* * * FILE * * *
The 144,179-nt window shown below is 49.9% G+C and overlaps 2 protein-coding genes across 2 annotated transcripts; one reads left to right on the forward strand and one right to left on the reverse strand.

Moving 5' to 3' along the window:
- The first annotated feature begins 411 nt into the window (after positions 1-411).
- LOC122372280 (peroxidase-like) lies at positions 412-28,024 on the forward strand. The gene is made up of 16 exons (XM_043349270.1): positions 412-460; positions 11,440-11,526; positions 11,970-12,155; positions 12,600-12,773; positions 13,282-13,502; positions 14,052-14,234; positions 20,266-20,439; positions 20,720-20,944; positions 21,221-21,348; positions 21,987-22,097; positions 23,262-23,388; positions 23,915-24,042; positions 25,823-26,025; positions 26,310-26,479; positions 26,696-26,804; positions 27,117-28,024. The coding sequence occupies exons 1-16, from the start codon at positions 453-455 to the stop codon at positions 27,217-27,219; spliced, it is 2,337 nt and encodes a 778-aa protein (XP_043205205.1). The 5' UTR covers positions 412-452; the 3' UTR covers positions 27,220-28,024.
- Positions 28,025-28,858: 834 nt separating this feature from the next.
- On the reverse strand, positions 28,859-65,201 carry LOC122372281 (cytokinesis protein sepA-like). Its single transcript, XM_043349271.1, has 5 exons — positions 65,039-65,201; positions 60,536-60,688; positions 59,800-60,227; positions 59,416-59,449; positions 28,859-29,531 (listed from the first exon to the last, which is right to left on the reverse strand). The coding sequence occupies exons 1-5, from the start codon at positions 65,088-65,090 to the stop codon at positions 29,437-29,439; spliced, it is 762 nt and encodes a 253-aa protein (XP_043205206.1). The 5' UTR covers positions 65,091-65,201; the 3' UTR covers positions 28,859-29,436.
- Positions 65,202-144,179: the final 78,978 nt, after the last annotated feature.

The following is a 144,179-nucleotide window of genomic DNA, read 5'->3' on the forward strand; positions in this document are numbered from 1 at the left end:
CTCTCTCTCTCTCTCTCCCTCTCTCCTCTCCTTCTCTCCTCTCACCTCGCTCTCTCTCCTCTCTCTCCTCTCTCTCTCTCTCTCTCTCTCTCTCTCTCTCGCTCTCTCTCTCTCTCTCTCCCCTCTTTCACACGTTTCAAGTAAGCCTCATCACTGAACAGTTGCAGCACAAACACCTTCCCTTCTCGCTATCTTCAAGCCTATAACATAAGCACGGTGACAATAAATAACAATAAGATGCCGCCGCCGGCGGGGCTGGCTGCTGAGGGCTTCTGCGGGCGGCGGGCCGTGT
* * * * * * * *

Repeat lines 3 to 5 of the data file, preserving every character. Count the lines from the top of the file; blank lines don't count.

- The first annotated feature begins 411 nt into the window (after positions 1-411).
- LOC122372280 (peroxidase-like) lies at positions 412-28,024 on the forward strand. The gene is made up of 16 exons (XM_043349270.1): positions 412-460; positions 11,440-11,526; positions 11,970-12,155; positions 12,600-12,773; positions 13,282-13,502; positions 14,052-14,234; positions 20,266-20,439; positions 20,720-20,944; positions 21,221-21,348; positions 21,987-22,097; positions 23,262-23,388; positions 23,915-24,042; positions 25,823-26,025; positions 26,310-26,479; positions 26,696-26,804; positions 27,117-28,024. The coding sequence occupies exons 1-16, from the start codon at positions 453-455 to the stop codon at positions 27,217-27,219; spliced, it is 2,337 nt and encodes a 778-aa protein (XP_043205205.1). The 5' UTR covers positions 412-452; the 3' UTR covers positions 27,220-28,024.
- Positions 28,025-28,858: 834 nt separating this feature from the next.